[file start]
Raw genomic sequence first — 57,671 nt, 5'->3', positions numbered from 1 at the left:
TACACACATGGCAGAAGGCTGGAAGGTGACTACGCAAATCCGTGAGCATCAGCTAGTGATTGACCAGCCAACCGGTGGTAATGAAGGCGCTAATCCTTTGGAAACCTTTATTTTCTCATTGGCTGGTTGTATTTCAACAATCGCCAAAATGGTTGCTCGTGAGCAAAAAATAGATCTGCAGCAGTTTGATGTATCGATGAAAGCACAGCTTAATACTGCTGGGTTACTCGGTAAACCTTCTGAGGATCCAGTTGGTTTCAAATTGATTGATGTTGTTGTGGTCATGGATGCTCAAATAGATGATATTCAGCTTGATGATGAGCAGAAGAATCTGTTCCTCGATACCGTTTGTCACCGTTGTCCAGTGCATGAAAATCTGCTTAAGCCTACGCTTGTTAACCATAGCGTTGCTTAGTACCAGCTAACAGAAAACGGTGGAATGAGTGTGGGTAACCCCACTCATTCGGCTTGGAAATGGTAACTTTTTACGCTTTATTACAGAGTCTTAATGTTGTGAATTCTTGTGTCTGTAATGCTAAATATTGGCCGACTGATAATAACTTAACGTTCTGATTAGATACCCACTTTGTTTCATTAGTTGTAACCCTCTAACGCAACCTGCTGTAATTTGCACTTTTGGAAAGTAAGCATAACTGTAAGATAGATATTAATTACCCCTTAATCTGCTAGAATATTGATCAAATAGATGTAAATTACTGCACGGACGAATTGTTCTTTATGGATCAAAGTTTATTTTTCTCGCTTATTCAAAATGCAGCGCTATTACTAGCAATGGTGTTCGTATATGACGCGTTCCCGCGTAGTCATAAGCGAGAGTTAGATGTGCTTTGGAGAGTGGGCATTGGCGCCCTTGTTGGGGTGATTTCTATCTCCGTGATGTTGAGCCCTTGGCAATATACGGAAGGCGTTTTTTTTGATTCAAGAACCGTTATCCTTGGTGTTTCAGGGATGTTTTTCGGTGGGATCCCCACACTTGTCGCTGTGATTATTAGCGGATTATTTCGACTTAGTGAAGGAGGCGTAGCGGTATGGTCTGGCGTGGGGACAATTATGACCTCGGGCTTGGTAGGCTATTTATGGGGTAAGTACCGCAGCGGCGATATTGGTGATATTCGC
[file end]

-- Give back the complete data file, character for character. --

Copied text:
Raw genomic sequence first — 57,671 nt, 5'->3', positions numbered from 1 at the left:
TACACACATGGCAGAAGGCTGGAAGGTGACTACGCAAATCCGTGAGCATCAGCTAGTGATTGACCAGCCAACCGGTGGTAATGAAGGCGCTAATCCTTTGGAAACCTTTATTTTCTCATTGGCTGGTTGTATTTCAACAATCGCCAAAATGGTTGCTCGTGAGCAAAAAATAGATCTGCAGCAGTTTGATGTATCGATGAAAGCACAGCTTAATACTGCTGGGTTACTCGGTAAACCTTCTGAGGATCCAGTTGGTTTCAAATTGATTGATGTTGTTGTGGTCATGGATGCTCAAATAGATGATATTCAGCTTGATGATGAGCAGAAGAATCTGTTCCTCGATACCGTTTGTCACCGTTGTCCAGTGCATGAAAATCTGCTTAAGCCTACGCTTGTTAACCATAGCGTTGCTTAGTACCAGCTAACAGAAAACGGTGGAATGAGTGTGGGTAACCCCACTCATTCGGCTTGGAAATGGTAACTTTTTACGCTTTATTACAGAGTCTTAATGTTGTGAATTCTTGTGTCTGTAATGCTAAATATTGGCCGACTGATAATAACTTAACGTTCTGATTAGATACCCACTTTGTTTCATTAGTTGTAACCCTCTAACGCAACCTGCTGTAATTTGCACTTTTGGAAAGTAAGCATAACTGTAAGATAGATATTAATTACCCCTTAATCTGCTAGAATATTGATCAAATAGATGTAAATTACTGCACGGACGAATTGTTCTTTATGGATCAAAGTTTATTTTTCTCGCTTATTCAAAATGCAGCGCTATTACTAGCAATGGTGTTCGTATATGACGCGTTCCCGCGTAGTCATAAGCGAGAGTTAGATGTGCTTTGGAGAGTGGGCATTGGCGCCCTTGTTGGGGTGATTTCTATCTCCGTGATGTTGAGCCCTTGGCAATATACGGAAGGCGTTTTTTTTGATTCAAGAACCGTTATCCTTGGTGTTTCAGGGATGTTTTTCGGTGGGATCCCCACACTTGTCGCTGTGATTATTAGCGGATTATTTCGACTTAGTGAAGGAGGCGTAGCGGTATGGTCTGGCGTGGGGACAATTATGACCTCGGGCTTGGTAGGCTATTTATGGGGTAAGTACCGCAGCGGCGATATTGGTGATATTCGC